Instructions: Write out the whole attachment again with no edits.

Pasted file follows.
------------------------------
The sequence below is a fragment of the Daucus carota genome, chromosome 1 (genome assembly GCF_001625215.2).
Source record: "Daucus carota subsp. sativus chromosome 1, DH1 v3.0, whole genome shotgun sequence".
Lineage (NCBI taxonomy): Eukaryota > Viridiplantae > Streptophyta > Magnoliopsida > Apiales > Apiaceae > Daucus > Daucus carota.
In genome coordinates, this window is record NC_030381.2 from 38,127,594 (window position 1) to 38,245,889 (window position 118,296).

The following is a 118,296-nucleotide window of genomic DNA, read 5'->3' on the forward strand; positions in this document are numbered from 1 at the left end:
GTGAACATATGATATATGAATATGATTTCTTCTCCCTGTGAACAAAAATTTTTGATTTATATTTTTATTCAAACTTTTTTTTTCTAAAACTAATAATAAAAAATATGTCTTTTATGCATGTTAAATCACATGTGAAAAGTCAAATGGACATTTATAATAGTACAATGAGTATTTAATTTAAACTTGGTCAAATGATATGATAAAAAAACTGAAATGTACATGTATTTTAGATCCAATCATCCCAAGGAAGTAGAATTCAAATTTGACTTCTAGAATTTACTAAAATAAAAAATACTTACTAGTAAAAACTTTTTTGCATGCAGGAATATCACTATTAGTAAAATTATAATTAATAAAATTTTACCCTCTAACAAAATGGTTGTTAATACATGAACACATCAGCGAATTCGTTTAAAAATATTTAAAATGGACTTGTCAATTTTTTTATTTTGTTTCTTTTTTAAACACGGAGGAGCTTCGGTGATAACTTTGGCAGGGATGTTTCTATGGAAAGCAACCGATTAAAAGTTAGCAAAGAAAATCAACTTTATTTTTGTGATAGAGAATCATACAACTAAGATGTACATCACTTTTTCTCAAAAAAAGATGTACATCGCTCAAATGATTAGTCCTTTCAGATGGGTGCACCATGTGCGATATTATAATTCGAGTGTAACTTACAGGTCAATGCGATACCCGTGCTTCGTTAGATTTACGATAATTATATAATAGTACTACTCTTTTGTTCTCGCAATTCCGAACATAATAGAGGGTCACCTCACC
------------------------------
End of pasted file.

The sequence below is a fragment of the Daucus carota genome, chromosome 1 (genome assembly GCF_001625215.2).
Source record: "Daucus carota subsp. sativus chromosome 1, DH1 v3.0, whole genome shotgun sequence".
Lineage (NCBI taxonomy): Eukaryota > Viridiplantae > Streptophyta > Magnoliopsida > Apiales > Apiaceae > Daucus > Daucus carota.
In genome coordinates, this window is record NC_030381.2 from 38,127,594 (window position 1) to 38,245,889 (window position 118,296).

The following is a 118,296-nucleotide window of genomic DNA, read 5'->3' on the forward strand; positions in this document are numbered from 1 at the left end:
GTGAACATATGATATATGAATATGATTTCTTCTCCCTGTGAACAAAAATTTTTGATTTATATTTTTATTCAAACTTTTTTTTTCTAAAACTAATAATAAAAAATATGTCTTTTATGCATGTTAAATCACATGTGAAAAGTCAAATGGACATTTATAATAGTACAATGAGTATTTAATTTAAACTTGGTCAAATGATATGATAAAAAAACTGAAATGTACATGTATTTTAGATCCAATCATCCCAAGGAAGTAGAATTCAAATTTGACTTCTAGAATTTACTAAAATAAAAAATACTTACTAGTAAAAACTTTTTTGCATGCAGGAATATCACTATTAGTAAAATTATAATTAATAAAATTTTACCCTCTAACAAAATGGTTGTTAATACATGAACACATCAGCGAATTCGTTTAAAAATATTTAAAATGGACTTGTCAATTTTTTTATTTTGTTTCTTTTTTAAACACGGAGGAGCTTCGGTGATAACTTTGGCAGGGATGTTTCTATGGAAAGCAACCGATTAAAAGTTAGCAAAGAAAATCAACTTTATTTTTGTGATAGAGAATCATACAACTAAGATGTACATCACTTTTTCTCAAAAAAAGATGTACATCGCTCAAATGATTAGTCCTTTCAGATGGGTGCACCATGTGCGATATTATAATTCGAGTGTAACTTACAGGTCAATGCGATACCCGTGCTTCGTTAGATTTACGATAATTATATAATAGTACTACTCTTTTGTTCTCGCAATTCCGAACATAATAGAGGGTCACCTCACC